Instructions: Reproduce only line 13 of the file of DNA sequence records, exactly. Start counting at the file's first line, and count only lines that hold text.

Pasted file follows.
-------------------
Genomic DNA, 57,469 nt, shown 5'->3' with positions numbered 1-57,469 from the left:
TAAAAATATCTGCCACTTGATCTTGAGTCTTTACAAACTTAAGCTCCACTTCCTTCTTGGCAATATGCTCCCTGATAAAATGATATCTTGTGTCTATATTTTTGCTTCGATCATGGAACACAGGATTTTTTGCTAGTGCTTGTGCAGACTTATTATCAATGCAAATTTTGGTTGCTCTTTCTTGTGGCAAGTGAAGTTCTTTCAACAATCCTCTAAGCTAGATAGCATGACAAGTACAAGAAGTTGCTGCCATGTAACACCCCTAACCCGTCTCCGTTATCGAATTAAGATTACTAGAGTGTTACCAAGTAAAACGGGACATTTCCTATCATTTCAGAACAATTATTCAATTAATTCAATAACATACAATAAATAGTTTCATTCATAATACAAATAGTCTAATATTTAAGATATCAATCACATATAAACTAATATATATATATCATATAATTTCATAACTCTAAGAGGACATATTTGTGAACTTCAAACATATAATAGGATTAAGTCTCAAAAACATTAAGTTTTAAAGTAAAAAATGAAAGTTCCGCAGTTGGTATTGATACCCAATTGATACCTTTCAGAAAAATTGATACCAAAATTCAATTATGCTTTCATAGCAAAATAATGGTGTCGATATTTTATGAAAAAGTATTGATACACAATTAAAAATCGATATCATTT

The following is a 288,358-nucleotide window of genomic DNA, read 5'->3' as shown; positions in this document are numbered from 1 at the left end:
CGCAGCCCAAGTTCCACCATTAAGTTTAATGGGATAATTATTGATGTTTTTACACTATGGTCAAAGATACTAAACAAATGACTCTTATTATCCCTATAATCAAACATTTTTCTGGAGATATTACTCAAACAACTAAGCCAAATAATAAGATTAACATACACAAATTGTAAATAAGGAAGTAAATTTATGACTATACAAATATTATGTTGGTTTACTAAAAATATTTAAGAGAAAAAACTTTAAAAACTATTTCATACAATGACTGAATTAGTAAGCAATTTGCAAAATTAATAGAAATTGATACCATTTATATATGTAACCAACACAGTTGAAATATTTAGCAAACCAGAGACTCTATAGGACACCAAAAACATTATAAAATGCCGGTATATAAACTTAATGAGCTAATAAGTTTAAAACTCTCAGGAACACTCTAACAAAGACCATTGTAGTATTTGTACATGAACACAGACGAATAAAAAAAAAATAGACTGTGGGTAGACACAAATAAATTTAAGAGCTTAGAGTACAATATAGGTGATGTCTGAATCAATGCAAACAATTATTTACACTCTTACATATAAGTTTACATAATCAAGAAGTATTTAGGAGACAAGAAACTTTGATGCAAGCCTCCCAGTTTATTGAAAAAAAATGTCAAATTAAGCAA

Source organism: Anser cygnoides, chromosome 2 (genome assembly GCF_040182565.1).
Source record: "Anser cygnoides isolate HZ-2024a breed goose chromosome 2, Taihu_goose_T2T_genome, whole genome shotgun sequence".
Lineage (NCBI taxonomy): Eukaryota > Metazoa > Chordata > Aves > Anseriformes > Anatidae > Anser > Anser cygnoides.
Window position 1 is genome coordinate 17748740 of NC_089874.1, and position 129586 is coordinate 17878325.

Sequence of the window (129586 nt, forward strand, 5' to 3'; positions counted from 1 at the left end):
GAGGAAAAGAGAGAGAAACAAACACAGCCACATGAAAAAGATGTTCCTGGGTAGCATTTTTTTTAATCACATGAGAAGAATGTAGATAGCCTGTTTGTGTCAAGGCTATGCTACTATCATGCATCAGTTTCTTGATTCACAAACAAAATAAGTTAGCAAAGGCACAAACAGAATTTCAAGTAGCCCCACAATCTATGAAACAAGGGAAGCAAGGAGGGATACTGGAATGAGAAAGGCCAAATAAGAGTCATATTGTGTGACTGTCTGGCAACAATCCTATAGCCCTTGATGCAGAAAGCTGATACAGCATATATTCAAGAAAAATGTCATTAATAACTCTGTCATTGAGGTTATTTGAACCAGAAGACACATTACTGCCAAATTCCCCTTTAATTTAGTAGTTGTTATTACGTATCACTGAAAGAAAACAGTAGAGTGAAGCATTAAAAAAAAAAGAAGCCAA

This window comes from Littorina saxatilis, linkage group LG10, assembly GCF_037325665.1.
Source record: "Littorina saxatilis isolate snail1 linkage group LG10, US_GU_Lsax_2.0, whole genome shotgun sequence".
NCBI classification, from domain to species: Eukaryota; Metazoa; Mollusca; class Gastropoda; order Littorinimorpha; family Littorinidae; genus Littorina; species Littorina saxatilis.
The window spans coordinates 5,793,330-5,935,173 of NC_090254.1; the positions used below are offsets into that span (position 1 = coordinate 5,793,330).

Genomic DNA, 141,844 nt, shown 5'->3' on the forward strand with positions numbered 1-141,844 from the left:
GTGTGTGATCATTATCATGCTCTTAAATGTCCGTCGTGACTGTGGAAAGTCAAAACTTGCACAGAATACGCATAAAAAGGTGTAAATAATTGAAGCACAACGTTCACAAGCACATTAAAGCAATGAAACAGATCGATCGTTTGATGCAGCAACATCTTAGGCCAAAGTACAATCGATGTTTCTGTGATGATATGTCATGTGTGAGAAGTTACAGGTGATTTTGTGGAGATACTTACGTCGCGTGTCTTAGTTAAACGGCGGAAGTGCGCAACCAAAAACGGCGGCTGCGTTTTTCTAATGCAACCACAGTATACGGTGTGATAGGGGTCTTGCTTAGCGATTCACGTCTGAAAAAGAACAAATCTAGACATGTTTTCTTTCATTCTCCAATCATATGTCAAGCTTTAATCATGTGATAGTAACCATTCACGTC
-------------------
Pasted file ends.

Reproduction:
NCBI classification, from domain to species: Eukaryota; Metazoa; Mollusca; class Gastropoda; order Littorinimorpha; family Littorinidae; genus Littorina; species Littorina saxatilis.